Background The present study asked whether the processing of affective prosody is modulated by spatial attention. Pseudo-words with a neutral, happy, threatening, and fearful prosody were presented at two spatial positions. Participants attended to one position in order to detect infrequent targets. Emotional prosody was task irrelevant. The electro-encephalogram (EEG) was recorded to assess processing differences as a function of spatial attention and emotional valence. Results Event-related potentials (ERPs) differed as a function of emotional prosody both when attended and when unattended. While emotional prosody effects interacted with effects of spatial attention at early processing levels (< 200 ms), these effects were additive at later processing stages (> 200 ms). Conclusions Emotional prosody, therefore, seems to be partially processed outside the focus of spatial attention. Whereas at early sensory processing stages spatial attention modulates the degree of emotional voice processing as a function of emotional valence, emotional prosody is processed outside of the focus of spatial attention at later processing stages. PMID:23360491

2013-01-01

224

Attentional and affective processing of sexual stimuli in women with hypoactive sexual desire disorder.  

PubMed

Hypoactive sexual desire disorder (HSDD) is the most common sexual problem in women. From an incentive motivation perspective, HSDD may be the result of a weak association between sexual stimuli and rewarding experiences. As a consequence, these stimuli may either lose or fail to acquire a positive meaning, resulting in a limited number of incentives that have the capacity to elicit a sexual response. According to current information processing models of sexual arousal, sexual stimuli automatically activate meanings and if these are not predominantly positive, processes relevant to the activation of sexual arousal and desire may be interrupted. Premenopausal U.S. and Dutch women with acquired HSDD (n = 42) and a control group of sexually functional women (n = 42) completed a single target Implicit Association Task and a Picture Association Task assessing automatic affective associations with sexual stimuli and a dot detection task measuring attentional capture by sexual stimuli. Results showed that women with acquired HSDD displayed less positive (but not more negative) automatic associations with sexual stimuli than sexually functional women. The same pattern was found for self-reported affective sex-related associations. Participants were slower to detect targets in the dot detection task that replaced sexual images, irrespective of sexual function status. As such, the findings point to the relevance of affective processing of sexual stimuli in women with HSDD, and imply that the treatment of HSDD might benefit from a stronger emphasis on the strengthening of the association between sexual stimuli and positive meaning and sexual reward. PMID:21892693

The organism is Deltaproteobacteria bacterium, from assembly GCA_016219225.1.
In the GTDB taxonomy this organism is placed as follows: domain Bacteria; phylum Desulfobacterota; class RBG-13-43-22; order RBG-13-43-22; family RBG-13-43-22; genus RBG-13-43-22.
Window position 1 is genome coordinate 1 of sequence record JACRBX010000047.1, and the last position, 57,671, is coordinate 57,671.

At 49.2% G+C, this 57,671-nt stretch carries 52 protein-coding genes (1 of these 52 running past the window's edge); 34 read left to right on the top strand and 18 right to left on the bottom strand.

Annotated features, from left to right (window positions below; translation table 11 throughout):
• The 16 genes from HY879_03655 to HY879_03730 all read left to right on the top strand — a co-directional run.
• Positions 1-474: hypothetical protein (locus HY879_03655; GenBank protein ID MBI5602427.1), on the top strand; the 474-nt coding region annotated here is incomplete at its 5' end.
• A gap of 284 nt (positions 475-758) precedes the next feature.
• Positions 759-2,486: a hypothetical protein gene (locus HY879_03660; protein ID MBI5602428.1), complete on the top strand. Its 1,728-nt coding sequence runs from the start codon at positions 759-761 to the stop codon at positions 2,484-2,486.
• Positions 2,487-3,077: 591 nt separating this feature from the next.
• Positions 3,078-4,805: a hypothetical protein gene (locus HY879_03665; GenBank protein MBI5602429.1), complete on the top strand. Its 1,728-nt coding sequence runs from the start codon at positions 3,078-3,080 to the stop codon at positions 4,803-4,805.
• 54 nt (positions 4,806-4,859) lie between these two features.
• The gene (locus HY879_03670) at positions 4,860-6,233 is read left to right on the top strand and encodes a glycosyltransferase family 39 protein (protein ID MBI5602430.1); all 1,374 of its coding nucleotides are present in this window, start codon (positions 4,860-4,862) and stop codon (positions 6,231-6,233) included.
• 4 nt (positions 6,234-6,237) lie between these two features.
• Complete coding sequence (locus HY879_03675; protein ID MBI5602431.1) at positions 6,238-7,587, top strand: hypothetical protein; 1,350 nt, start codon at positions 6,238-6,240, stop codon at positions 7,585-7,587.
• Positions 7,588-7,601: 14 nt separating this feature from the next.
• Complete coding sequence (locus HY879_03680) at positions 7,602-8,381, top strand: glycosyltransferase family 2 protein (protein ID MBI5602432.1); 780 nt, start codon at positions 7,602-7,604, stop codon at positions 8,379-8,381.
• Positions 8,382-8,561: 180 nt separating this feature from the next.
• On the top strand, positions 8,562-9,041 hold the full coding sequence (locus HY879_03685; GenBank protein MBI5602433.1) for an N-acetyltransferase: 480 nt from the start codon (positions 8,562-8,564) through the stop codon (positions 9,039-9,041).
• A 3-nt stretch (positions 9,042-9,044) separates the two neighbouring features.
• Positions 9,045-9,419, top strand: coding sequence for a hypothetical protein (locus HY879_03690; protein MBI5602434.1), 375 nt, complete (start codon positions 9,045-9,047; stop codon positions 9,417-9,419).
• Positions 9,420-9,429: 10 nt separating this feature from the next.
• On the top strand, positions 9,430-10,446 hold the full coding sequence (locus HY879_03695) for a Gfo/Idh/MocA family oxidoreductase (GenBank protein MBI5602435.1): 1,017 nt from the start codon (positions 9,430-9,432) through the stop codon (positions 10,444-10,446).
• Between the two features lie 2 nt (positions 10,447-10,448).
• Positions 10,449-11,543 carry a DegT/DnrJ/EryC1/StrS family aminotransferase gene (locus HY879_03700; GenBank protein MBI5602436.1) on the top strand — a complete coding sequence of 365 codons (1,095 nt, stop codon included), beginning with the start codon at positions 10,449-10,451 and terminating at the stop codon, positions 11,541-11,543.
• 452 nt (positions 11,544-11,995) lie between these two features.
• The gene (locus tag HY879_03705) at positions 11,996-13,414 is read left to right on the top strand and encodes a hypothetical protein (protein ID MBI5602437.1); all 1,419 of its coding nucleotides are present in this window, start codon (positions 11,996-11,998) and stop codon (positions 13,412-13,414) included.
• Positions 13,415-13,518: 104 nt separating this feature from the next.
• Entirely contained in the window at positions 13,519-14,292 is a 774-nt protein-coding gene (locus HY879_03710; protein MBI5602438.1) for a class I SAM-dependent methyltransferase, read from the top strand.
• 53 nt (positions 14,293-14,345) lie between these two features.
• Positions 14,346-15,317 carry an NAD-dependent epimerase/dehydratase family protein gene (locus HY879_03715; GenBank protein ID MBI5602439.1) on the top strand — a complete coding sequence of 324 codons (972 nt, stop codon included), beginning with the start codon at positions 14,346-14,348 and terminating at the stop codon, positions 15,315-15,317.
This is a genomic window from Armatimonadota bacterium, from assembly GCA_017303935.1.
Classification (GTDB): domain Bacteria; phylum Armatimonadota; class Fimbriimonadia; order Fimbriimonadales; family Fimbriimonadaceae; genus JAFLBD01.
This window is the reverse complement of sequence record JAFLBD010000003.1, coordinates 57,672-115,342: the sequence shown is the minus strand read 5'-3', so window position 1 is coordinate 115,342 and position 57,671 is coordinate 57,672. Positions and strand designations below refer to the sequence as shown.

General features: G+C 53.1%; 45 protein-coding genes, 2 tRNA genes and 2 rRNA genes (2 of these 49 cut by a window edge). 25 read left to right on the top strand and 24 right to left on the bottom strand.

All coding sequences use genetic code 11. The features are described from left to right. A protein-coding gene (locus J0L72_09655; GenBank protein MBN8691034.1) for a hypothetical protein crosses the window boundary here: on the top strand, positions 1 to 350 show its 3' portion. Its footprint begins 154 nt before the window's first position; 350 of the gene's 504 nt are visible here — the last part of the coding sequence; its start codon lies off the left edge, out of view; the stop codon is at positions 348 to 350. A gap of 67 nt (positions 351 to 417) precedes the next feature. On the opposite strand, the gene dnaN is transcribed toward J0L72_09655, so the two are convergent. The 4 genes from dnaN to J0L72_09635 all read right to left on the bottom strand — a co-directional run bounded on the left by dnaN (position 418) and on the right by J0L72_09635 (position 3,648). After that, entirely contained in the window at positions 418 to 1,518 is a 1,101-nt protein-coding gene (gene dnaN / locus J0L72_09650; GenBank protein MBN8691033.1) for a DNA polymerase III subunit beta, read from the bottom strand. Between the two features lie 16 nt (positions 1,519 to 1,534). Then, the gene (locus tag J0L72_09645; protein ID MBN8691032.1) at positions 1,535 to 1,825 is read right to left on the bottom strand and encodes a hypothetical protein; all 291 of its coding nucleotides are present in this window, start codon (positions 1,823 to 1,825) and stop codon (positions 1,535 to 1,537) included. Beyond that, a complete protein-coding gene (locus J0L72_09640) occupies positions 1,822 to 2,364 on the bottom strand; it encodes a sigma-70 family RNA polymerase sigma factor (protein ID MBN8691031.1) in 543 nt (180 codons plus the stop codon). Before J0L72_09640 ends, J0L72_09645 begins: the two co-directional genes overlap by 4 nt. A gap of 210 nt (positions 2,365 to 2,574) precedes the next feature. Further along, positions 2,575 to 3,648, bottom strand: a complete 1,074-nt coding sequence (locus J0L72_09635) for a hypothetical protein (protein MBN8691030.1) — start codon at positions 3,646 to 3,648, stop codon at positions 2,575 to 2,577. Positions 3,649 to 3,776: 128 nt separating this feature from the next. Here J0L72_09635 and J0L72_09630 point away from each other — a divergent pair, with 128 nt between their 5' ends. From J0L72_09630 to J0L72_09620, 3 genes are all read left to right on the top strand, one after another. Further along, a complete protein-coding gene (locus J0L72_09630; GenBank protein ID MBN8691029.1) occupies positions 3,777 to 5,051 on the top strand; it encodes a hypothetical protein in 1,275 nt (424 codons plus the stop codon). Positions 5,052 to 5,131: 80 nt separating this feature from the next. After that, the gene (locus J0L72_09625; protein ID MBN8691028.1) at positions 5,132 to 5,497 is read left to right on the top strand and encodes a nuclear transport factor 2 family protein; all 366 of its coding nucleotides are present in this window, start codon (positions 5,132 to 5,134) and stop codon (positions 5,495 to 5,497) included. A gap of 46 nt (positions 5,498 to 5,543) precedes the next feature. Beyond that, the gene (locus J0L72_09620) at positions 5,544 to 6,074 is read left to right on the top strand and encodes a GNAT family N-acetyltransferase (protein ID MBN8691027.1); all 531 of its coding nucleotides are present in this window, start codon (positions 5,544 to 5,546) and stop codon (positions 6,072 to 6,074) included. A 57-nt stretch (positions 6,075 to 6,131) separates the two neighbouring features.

Brauer, Marieke; van Leeuwen, Matthijs; Janssen, Erick; Newhouse, Sarah K; Heiman, Julia R; Laan, Ellen

2012-08-01

225

The effects of physical environments in medical wards on medication communication processes affecting patient safety.  

PubMed

Physical environments of clinical settings play an important role in health communication processes. Effective medication management requires seamless communication among health professionals of different disciplines. This paper explores how physical environments affect communication processes for managing medications and patient safety in acute care hospital settings. Findings highlighted the impact of environmental interruptions on communication processes about medications. In response to frequent interruptions and limited space within working environments, nurses, doctors and pharmacists developed adaptive practices in the local clinical context. Communication difficulties were associated with the ward physical layout, the controlled drug key and the medication retrieving device. Health professionals should be provided with opportunities to discuss the effects of ward environments on medication communication processes and how this impacts medication safety. Hospital administrators and architects need to consider health professionals' views and experiences when designing hospital spaces. PMID:24486620

Liu, Wei; Manias, Elizabeth; Gerdtz, Marie

2014-03-01

226

Process-oriented administration of the picture arrangement test does not affect the quantitative outcome.  

PubMed

Extracting the maximum amount of qualitative information of cognitive functioning from tests is one of the major goals, of the process approach to neuropsychological assessment. This study examined whether there is a difference in score in the Picture Arrangement (PA) test of the Wechsler Adult Intelligence Scale-Revised for participants who completed the standardized versus a process-oriented administration (i.e., asking the person to "tell the story" immediately following each item). Eighteen traumatic brain injury patients and 20 control participants (i. e., non-brain-injury volunteers) were randomly assigned to the standardized administration or the process-oriented administration of the PA test. A 2 x 2 (Group x Type of Administration) analysis of variance revealed no statistically significant interaction effect or main effect for type of administration. Therefore, the process of maximizing the elicitation of qualitative information does not appear to affect the quantitative outcome of the PA test. PMID:16318454

Gaudette, M D; Smith, J A